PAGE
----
Signpost (Weber, Utah), 1954-11-241
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v - y a r VOLUME XVIII NOVEMBER 24, 1954, OGDEN, UTAH Number 4 Thanksgiving Greetings v y f J. , , i J t J . J; k f ; ?' . ..' , ' V .--r ! " KJfr- n w Somewhere in New England on a cold autumn day a shot rang through the crisp air and the hunt was on. This could well have been the starting of the first Thanksgiving. The first harvest of a little new-England colony had Beverly Coleman is the saucy little servant who holds for inspection the favorite Thanksgiving dish Turkey. rawl of The Century A Kiddie Classic AUKDI MONTGOMERY to Johnnie, ."Honey, you're crazy! I mean, Cap Standish is a ghmoe. j Get with it man and speak for Scene I. A foggy day in London yourself." town. 1 Ultimately Johnnie digs her and Time. Eight bells B. C. (before dates her up for the Governor's crossing.) ' big brawl to be held sometime in Miles Standish speaks. jthe near future. But this ain't no "Listen, you lugs, the boss's ordinary party, it's not for free, orders is take the hell outalSo for 365 days Johnnie finds religion. But we can't do it in this ; himself doing hard labor. here joint. Things are getting too hot for us Puritans, so we gotta blow town. "Dig ya Cap," says Johnnie Alden, "but where we gonna go?" "We'll hop the Mayposie first thing in the morn and take off for a fast ride over the blue,' says Standish. Time sails on, and so do Johnnie and miles. Scene II, The muddle of the ocean. The ship is in a fog. So are Johnnie and Miles. Scene III. Land ho! Heap big Massasoit greets the Mayflower. "How", he grunts. Johnnie, gazing disgustedly at the black November atmosphere, mutters, "It isn't 'how' it's 'why.' Priscilla, who has had it, takes out the Mayflower Compact and powders her pan. "Oh" she cries, "ain't he the most! I saw his head on a nickel once." Scene IV. Prissy's domicile. In walks John Alden. "Hey, Pris," he says, "Cap. Standish is a right guy and he thinks you're the most. You got what it takes, see? He wants you to take a little Turkey Trot down the aisle with him." But Pris doesn't go for this second hand stuff so she says Scene V: The morning after the night before. Johnnie is in bed with an ice pack on his block. He speaks. "Man, what a brawl. That corn juice was really the most. And the floor show, cool? Those red men can realy do the hula. But what I liked the best was that crazy wild combo Massasoit's Music Men. They really take it out of you Out of you? Off of you! My Hair! Priscilla falls in then and says, "Johnnie, It's real gone!" . And so are we. Grant Johannesen To Be Featured By Utah Group Grant Johannesen, said by the New York Herald Tribune to be "among' the foremost pianists of this generation, "will appear with the Utah Symphony Orchestra on December 4, in the Ogden High School auditorium. A native Utahn, Mr. Johannesen has won national and international fame, since he studied at the been gathered in, and in honor of the occasion, turkeys and other wild fowl were being hunted to grace the table where whites and Indians would probably sit together for the first time and eat. The story leading up to this memorable day will always be remembered. The Pilgrims had come across the ocean to make a new home in the wilderness because of persecution in their homeland. They landed at Plymouth Rock in the midst of winter on Dec. 21, 1620. There were one hundred and two in the company when the Mayflower anchored, and this ended a voyage that had taken about ten times longer to complete than any modern day voyage. First Year The first year of their life on the new continent was spent on the edge of the ocean, backed by a wilderness where Indians and wild beasts watched from its depths. Nearly half of the company died during that winter. When spring came the remainder went to work clearing the land and planting crops. They made friends with the Indians, who taught them how to plant corn and use fish for fertilizing the soil. Barley and peas were also planted and the Pilgrims found an abundance of wild fruits and berries; so that when the next winter drew near a plenteous harvest had been gathered in; they had built themselves substantial houses; had learned to adapt themselves to this new way of living; and the future before them was certainly brighter. Feeling of Gratitude Feeling much gratitude in their hearts for all the goodness they had received, they resolved to prepare a great feast of Thanksgiving, and invite their Indian friends to I for their freedom and harvest. share with them. The feast lasted ! During this first scene the choir three days. In between feasting j sang, "A Mighty Fortress Is Our they held games and contests be'-: God," and "Now Thank We All tween the Indians and the colon-! Our God," directed by Glen L. ists. Hansen. Then many years of hardship followed and the feast was not' Valley lorge held again until 1631 when the The second scene was of George people of Boston rejoiced over the Washington at Valley Forge, where arrival of a much-needed ship with it was shown that religious free-provisions. After that the feast dm cannot exist without civil was held from time to time: but freedom. it was not until the Revolutionary, "The price of liberty is eternal War That a national Thanksgiving' vigilence," was demonstrated in Day was ordered by Congress, but ! the third scene portraying the re- Dee Packer New Prexy Of Frosh Heading the Freshman class after elections held last week, are Dee Packer, president; Carma Johnson, vice-president; and La-Von Clifton, secretary-treasurer. These students were elected by Freshman students in final elections last week. The newly elected Freshman officers will now appoint the Freshman class, Historian and faculty sponsor. These officers will attend the board meeting each week, along with Freshman representatives, Marv Bunderson and Richard Wood. Among activities presided over by these officers are the hresFman party and the Freshman dance. Religious and Civil Freedom Theme of Holiday Assembly Thanksgiving is the one time of the year when people seriously think of and are thankful for the religious and civil freedoms they enjoy. This was the main. idea of the Weber College Thanksgiving assembly today. PreDared by Howard Knight, and Mildred Hurst, narrated by Lorene Richards, the program began with a tableau of the first Thanks giving the Pilgrim's gratefulness Two Teams In Arizona This Week "And they're off" off to Tucson, Arizona to participate in the Western Speech Association Convention and forensic tournament. The teams, composed of Marilyn Arnold, Therald Todd, Ronald Smout and Boyd Anderson are accompanied by the debate coach, Leland Monson. - The group has been gone since I still its observance was limited to ligious persecutions of the Latter the Northern States, ! aay baints. I he scene is one tak- : en from the production, "All Faces Unknown to South : West," by Roland and Helen Parry. It was unknown to the South The excerpt, "Prayer for a Safe until the year 1855, when the Gov-' Journey," was sung by Art Stokes ernor of Virginia sent a message! and directed bv Mr. Parry. Saturday and is expected to re turn either Friday or Saturday of this week. Marilyn . and Therold came through the recent B. Y. U. tournament undefeated while Boyd and Ronald won four out of five debates. LOS ANGELES TRIP Soon after they return from this trip Mr. Monson and Mr. Green plan to take the bulk of the debate group to Los Angeles to compete in a tournament there. Tenative plans have also been made to travel to North California for a tournament and to participate in the National Phi Rho Pi Tournament. Kent Berg, John Beus, Roger Clark, Beverly Coleman, Ken Favero, Dan Higgs, Marianne Johns, Derald Monson, Bill Weller, Kent Peterson, Ralph Rate, Ron- McCune School of Music, fifteen years ago. The coming performances should be of interest to all of the students of Weber College. This is the fifth straight year of Maurice Abrav-anel and the Utah Symphony performing throughout the state with such accomplished musicans as Grant Johannesen to the btate Legislature, urging recognition of the holiday. The outbreak of the Civil War put a temporary stop to it. Finally, in 1864, President Lincoln set aside the fourth Thursday in November for the national holiday. This is and has been observed with the exceptance of the year 1939, when it was observed during the third week. Today it is still a time for people to get together and celebrate all the good that has come to them throughout the year. Church services are held and Thanksgiving is offered as in Puritan times for good crops, and all else we enjoy. Old-Fashioned The fourth scene typified an old-fashioned Thanksgiving, with the Musettes singing, "Over the River and Through the Woods." The last scene was the most familiar to the audience as it depicted a modern Thanksgiving with the football game and other typical activities. Exams, themes, and more exams. When you get just about all caught up on daily assignments, oops! somebody dumps a big test or research theme in your lap and you start in on the same old grind again. Pretty awful, isn't it? Especially aid Bingham, and Boyd Anderson when there are so many other are members of the debate class fun things you could be doing and are expected to participate in the competition. Marilyn Arnold, Therold Todd, Ronald Smout, Ethyl Zaugg, Gary-Peterson, and Mark Wook are sophomore debators who are debating for the second year. But, be of good cheer, don't give up to the ship, and all that old "hooey". Remember, pretty soon your tests, themes and speeches will all be over, and you can start registering for Winter quarter.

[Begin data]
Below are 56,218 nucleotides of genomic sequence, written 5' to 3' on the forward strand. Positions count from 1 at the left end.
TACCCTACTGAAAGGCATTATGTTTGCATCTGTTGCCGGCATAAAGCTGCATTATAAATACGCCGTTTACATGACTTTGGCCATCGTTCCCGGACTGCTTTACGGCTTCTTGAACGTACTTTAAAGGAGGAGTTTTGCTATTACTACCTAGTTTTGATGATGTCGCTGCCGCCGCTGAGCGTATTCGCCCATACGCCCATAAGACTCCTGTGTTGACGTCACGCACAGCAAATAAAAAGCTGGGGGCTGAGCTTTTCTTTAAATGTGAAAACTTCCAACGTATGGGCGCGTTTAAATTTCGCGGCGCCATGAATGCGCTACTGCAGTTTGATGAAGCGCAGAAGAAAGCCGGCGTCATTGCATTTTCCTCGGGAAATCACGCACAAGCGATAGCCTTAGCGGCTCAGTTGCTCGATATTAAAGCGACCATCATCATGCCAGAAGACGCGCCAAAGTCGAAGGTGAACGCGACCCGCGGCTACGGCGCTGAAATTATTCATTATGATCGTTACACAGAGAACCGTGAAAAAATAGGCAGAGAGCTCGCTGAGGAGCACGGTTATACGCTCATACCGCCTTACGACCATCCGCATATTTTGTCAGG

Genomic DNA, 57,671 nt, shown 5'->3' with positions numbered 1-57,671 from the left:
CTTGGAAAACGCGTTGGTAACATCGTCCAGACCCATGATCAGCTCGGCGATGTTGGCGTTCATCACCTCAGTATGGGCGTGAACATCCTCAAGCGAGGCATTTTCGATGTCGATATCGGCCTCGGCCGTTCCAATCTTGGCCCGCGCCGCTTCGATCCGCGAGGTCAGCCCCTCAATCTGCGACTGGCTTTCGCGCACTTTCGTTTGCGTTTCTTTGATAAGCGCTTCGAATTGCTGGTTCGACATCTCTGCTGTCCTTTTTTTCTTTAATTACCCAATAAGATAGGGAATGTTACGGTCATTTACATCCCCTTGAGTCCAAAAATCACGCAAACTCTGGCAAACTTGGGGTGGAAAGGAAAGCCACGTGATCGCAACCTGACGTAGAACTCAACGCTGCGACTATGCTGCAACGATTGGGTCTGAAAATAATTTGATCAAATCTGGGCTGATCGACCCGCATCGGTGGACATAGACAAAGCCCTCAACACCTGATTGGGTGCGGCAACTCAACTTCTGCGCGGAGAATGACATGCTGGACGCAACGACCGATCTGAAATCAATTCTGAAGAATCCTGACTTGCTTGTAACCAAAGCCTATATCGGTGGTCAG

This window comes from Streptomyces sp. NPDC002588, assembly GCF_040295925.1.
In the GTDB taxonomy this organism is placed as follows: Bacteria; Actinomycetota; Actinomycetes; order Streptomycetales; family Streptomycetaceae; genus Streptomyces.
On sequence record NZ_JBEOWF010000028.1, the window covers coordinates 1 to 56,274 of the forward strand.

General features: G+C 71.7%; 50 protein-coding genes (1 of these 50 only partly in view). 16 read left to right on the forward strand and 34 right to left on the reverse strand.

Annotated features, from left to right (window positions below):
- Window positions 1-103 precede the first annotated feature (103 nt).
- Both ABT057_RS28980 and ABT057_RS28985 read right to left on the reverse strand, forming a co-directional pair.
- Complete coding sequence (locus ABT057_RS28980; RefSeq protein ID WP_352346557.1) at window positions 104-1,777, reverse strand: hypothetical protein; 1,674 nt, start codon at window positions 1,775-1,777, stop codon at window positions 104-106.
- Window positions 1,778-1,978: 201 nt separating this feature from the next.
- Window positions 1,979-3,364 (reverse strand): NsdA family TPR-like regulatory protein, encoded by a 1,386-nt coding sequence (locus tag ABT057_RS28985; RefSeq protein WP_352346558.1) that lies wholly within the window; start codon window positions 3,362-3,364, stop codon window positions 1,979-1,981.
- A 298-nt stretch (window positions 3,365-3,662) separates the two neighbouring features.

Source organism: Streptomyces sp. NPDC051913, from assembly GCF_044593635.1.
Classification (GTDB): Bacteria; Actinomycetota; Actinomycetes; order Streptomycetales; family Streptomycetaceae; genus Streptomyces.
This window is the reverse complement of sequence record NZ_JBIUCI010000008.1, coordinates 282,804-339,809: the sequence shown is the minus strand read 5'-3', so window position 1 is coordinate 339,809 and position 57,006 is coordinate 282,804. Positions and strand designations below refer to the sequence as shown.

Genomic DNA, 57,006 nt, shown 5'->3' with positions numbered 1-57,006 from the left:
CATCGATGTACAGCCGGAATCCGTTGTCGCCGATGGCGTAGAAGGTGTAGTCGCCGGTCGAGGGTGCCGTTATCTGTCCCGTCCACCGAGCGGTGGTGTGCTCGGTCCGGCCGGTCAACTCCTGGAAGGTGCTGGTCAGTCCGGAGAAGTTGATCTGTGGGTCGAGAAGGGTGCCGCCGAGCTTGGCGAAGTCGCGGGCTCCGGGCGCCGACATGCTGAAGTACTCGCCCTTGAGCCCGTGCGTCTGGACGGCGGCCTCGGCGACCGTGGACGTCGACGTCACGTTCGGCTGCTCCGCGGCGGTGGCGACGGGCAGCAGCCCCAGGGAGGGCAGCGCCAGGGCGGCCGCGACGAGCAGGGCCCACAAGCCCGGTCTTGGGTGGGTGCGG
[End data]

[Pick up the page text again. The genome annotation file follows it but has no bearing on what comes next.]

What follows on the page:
|Title||Signpost (Weber, Utah), 1954-11-24, Vol. 18, No. 4|
|Contributors||Associated Students of Weber College; A generous grant from the Utah State Library and the Institute of Museum and Library Services.|
|Description||Weber's current student newspaper, the Signpost, first appeared on September 29, 1937. For two years prior to that time, campus news was disseminated via announcements posted on a bulletin board known as the "Signpost". As a result, the masthead of the first issue of the paper itself featured a rudimentary wooden sign with the title spelled out in rustic-looking letters. Over the years the paper has been published continuously, though the look, size and style has changed several times.|
|Subject||College student newspapers and periodicals; Weber College|
|Publisher Digital||Stewart Library, Weber State University|
|Source||University Archives LD5893.W55 S5, Stewart Library, Weber State University|
|Rights Management||Public Domain. Courtesy of University Archives, Stewart Library, Weber State University.|